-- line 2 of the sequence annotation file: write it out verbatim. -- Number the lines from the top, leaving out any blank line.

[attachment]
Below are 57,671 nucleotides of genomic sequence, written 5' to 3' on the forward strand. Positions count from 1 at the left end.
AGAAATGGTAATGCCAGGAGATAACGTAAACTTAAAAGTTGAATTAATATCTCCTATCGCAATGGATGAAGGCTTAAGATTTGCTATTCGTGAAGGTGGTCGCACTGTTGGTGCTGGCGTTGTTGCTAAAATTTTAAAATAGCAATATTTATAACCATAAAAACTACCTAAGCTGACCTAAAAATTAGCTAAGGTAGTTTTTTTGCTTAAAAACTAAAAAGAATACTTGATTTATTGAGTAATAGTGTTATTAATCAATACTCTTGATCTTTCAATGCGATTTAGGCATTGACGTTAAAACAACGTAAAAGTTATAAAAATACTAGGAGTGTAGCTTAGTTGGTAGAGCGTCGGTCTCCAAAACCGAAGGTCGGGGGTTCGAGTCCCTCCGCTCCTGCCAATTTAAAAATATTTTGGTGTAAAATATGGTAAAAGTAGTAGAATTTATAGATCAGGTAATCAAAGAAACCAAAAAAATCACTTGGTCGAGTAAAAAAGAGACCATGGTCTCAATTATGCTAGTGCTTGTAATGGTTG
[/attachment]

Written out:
AGAAATGGTAATGCCAGGAGATAACGTAAACTTAAAAGTTGAATTAATATCTCCTATCGCAATGGATGAAGGCTTAAGATTTGCTATTCGTGAAGGTGGTCGCACTGTTGGTGCTGGCGTTGTTGCTAAAATTTTAAAATAGCAATATTTATAACCATAAAAACTACCTAAGCTGACCTAAAAATTAGCTAAGGTAGTTTTTTTGCTTAAAAACTAAAAAGAATACTTGATTTATTGAGTAATAGTGTTATTAATCAATACTCTTGATCTTTCAATGCGATTTAGGCATTGACGTTAAAACAACGTAAAAGTTATAAAAATACTAGGAGTGTAGCTTAGTTGGTAGAGCGTCGGTCTCCAAAACCGAAGGTCGGGGGTTCGAGTCCCTCCGCTCCTGCCAATTTAAAAATATTTTGGTGTAAAATATGGTAAAAGTAGTAGAATTTATAGATCAGGTAATCAAAGAAACCAAAAAAATCACTTGGTCGAGTAAAAAAGAGACCATGGTCTCAATTATGCTAGTGCTTGTAATGGTTG